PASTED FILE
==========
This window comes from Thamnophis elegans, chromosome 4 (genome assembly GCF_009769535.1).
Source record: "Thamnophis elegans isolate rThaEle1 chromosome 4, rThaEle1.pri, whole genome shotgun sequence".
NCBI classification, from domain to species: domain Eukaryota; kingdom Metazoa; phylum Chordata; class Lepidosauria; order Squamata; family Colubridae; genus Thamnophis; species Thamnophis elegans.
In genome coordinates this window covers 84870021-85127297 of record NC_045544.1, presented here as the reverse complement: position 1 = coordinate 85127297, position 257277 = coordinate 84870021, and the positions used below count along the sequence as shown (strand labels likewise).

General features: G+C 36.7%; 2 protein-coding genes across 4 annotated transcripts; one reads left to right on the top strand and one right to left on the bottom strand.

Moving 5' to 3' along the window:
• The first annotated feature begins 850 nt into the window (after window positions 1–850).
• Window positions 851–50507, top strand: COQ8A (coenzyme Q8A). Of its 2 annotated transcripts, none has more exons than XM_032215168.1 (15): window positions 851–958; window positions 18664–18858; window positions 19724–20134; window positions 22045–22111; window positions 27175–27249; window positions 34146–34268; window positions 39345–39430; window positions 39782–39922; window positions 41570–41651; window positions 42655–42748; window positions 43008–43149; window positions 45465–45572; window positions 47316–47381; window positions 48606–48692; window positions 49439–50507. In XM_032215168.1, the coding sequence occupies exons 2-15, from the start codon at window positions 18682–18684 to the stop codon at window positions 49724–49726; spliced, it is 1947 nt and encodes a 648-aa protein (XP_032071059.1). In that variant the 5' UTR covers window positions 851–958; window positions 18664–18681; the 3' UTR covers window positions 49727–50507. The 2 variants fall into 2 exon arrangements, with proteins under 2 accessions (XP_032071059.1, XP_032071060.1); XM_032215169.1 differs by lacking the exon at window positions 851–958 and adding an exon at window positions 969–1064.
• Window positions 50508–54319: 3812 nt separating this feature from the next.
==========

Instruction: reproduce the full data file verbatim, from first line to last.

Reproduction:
This window comes from Thamnophis elegans, chromosome 4 (genome assembly GCF_009769535.1).
Source record: "Thamnophis elegans isolate rThaEle1 chromosome 4, rThaEle1.pri, whole genome shotgun sequence".
NCBI classification, from domain to species: domain Eukaryota; kingdom Metazoa; phylum Chordata; class Lepidosauria; order Squamata; family Colubridae; genus Thamnophis; species Thamnophis elegans.
In genome coordinates this window covers 84870021-85127297 of record NC_045544.1, presented here as the reverse complement: position 1 = coordinate 85127297, position 257277 = coordinate 84870021, and the positions used below count along the sequence as shown (strand labels likewise).

General features: G+C 36.7%; 2 protein-coding genes across 4 annotated transcripts; one reads left to right on the top strand and one right to left on the bottom strand.

Moving 5' to 3' along the window:
• The first annotated feature begins 850 nt into the window (after window positions 1–850).
• Window positions 851–50507, top strand: COQ8A (coenzyme Q8A). Of its 2 annotated transcripts, none has more exons than XM_032215168.1 (15): window positions 851–958; window positions 18664–18858; window positions 19724–20134; window positions 22045–22111; window positions 27175–27249; window positions 34146–34268; window positions 39345–39430; window positions 39782–39922; window positions 41570–41651; window positions 42655–42748; window positions 43008–43149; window positions 45465–45572; window positions 47316–47381; window positions 48606–48692; window positions 49439–50507. In XM_032215168.1, the coding sequence occupies exons 2-15, from the start codon at window positions 18682–18684 to the stop codon at window positions 49724–49726; spliced, it is 1947 nt and encodes a 648-aa protein (XP_032071059.1). In that variant the 5' UTR covers window positions 851–958; window positions 18664–18681; the 3' UTR covers window positions 49727–50507. The 2 variants fall into 2 exon arrangements, with proteins under 2 accessions (XP_032071059.1, XP_032071060.1); XM_032215169.1 differs by lacking the exon at window positions 851–958 and adding an exon at window positions 969–1064.
• Window positions 50508–54319: 3812 nt separating this feature from the next.